Drew Barrymore to return amid writer's strike. Which other daytime talk shows will follow?

Drew Barrymore is resuming her daytime talk show, even as the Hollywood writers' and actors' strikes show no signs of quick resolution.

New York-based Barrymore, who says she completed last season's episodes on April 20, two weeks before the Writers Guild of America strike began May 2, is back in action this week on new episodes, despite pulling out as host of the MTV Movie & TV Awards in May. Now, the syndicated "Jennifer Hudson Show" and CBS' "The Talk" are expected to resume production too, with new episodes airing Sept. 18, say executives familiar with plans who declined to publicly confirm them. All will do so without using WGA writers.

"I own this choice," she wrote in an Instagram post Sunday, for a show "that may have my name on it, but this is bigger than just me," and will put a large production staff back to work, apparently as its star improvises without writers. The WGA announced plans to picket her studio on Manhattan's West 57 Street.

Drew Barrymore, pictured at an awards gala in April 2023, is resuming production on her daytime talk show amid a prolonged Writers Guild of America strike, but says she "owns this choice."

But not all talk shows are the same: Some have remained in production, while others, in both daytime and late night are expected to remain "dark" for the duration. (And "Jeopardy!," which employs WGA writers, will recycle old clues to remain on the air; the show's 40th season begins Monday.)

Here's a look at the status of some of the top talk-show players.

For 'The View,' 'Kelly and Mark' and 'Tamron Hall,' it's business as usual

ABC's female-led panel talk show and Disney's syndicated "Tamron" are produced by ABC's News division, which employs writers under a separate contract that's not affected of the strike. They will continue to produce new episodes. Similarly, Disney-owned "Live with Kelly and Mark" has aired through much of the summer: Its hosts chat off the cuff and do not employ striking workers. "Sherri Shepherd" next week also begins its second season; like the others, she doesn't employ WGA workers.

Jennifer Hudson's daytime talk show, shut down when the WGA strike began May 2, is plotting a return Sept. 18.

'Jennifer Hudson,' 'The Talk' went off the air, but are now planning a return

CBS' panel show "The Talk" and Warner Bros. syndicated show starring singer and actress Jennifer Hudson are planning to resume shows that shut down in May, as the WGA strike began, in the wake of Barrymore's move, said executives familiar with plans who were unauthorized to reveal them publicly. Both are expected to be back on the air next week.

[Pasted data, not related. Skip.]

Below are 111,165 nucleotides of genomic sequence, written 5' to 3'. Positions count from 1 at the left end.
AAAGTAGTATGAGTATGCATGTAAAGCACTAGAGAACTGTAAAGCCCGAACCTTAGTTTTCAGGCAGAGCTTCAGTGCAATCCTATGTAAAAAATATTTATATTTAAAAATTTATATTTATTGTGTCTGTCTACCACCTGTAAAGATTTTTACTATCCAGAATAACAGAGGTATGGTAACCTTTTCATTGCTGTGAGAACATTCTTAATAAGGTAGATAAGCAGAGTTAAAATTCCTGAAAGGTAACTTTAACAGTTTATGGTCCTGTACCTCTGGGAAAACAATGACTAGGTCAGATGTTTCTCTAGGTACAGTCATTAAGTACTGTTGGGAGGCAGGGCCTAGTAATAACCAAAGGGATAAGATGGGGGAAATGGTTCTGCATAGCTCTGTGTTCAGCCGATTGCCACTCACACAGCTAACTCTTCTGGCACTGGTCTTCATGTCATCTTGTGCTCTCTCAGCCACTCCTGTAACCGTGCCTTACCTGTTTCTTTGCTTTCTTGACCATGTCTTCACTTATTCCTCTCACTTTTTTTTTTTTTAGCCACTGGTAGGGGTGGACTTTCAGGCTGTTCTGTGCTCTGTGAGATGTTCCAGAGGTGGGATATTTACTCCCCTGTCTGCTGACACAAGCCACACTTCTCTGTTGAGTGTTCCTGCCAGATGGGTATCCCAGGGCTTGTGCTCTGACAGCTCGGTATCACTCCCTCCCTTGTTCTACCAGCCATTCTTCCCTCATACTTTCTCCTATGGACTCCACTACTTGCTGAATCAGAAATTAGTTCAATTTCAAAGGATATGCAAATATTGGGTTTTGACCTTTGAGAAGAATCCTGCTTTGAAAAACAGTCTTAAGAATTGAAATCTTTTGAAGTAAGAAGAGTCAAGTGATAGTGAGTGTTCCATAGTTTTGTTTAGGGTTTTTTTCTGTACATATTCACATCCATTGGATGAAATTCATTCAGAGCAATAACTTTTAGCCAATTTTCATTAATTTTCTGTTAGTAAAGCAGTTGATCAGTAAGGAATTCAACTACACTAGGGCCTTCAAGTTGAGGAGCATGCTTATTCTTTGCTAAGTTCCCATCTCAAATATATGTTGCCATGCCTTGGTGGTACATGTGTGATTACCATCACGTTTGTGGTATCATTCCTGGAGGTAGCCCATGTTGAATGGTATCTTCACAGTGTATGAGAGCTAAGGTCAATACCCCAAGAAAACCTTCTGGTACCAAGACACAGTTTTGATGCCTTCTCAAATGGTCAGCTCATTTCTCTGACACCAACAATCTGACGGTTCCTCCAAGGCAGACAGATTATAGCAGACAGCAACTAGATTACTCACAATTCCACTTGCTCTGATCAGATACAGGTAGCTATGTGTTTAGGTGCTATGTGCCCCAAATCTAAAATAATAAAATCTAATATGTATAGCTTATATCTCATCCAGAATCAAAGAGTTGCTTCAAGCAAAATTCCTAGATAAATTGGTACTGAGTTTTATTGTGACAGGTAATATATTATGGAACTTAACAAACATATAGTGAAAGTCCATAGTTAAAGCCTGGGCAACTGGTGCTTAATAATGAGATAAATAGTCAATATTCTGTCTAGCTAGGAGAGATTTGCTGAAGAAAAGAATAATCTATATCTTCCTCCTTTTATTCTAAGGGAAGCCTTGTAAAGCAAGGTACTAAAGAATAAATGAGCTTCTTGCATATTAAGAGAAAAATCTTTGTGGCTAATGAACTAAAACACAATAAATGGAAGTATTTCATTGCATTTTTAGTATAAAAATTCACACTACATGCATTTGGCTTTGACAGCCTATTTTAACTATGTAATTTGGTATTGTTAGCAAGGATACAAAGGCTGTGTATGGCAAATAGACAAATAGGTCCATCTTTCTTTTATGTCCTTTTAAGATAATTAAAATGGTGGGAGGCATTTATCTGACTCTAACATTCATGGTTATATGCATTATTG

Kelly Clarkson,' planning move to New York, remains shuttered (for now)

No word on the status of NBC Universal's "Kelly Clarkson," whose return in complicated by a planned relocation from Los Angeles to New York amid complaints of a toxic workplace environment.

'Rachael Ray,' 'Dr. Phil' canceled

Rachael Ray and Phil McGraw's long-running daytime talk shows were canceled in May, amid a challenging ratings and advertising climate.

More strike questions, answeredGame shows, soaps and British actors: What TV will look like during the SAG actors strike

Jimmy Kimmel, who's hosted ABC's "Jimmy Kimmel Live" since 2003, is among late-night hosts unemployed during a protracted writers' strike. Kimmel and his counterparts have started a Spotify podcast to raise money for their staffs.

'SNL,' Kimmel, Fallon, Colbert and other late-night shows still shut down

NBC's "Saturday Night Live" remains shut down, and canceled three planned May shows as the strike began. Late-night talk shows, including ABC's "Jimmy Kimmel Live," NBC's "The Tonight Show starring Jimmy Fallon" and "Late Night with Seth Meyers," CBS' "Late Show with Stephen Colbert" and HBO's "Last Week Tonight with John Oliver" all remain off the airThere is precedent for such shows returning amid a strike: In January 2008, during the last WGA strike, Jay Leno and Conan O'Brien resumed episodes without their writing staffs, as a way to keep other production staff members employed, while David Letterman and others signed separate agreements with the union that allowed their writers to continue working. But there is no sign of a similar movement this time around. Instead, the five major hosts have banded together to start a Spotify podcast, proceeds from which will go to their unemployed staffs.

Strike rules prevent actors from plugging most TV and movie projects

The strike by the Screen Actors Guild-American Federation of Radio and Television Artists (SAG-AFTRA) prohibits members from plugging any movies and TV shows produced under contracts with major studios, TV networks and streamers, on other TV shows or even on social media. The prohibition is especially crippling to the late-night shows (and publicists) who depend on the free promotion. As a result, talk shows that remain in production have been forced to pivot away from such celebrity interviews to avoid strike rules prohibiting such promotion.

What's at stake:Writers strike 2023 explained: Why the WGA walked out, what it means for TV and film

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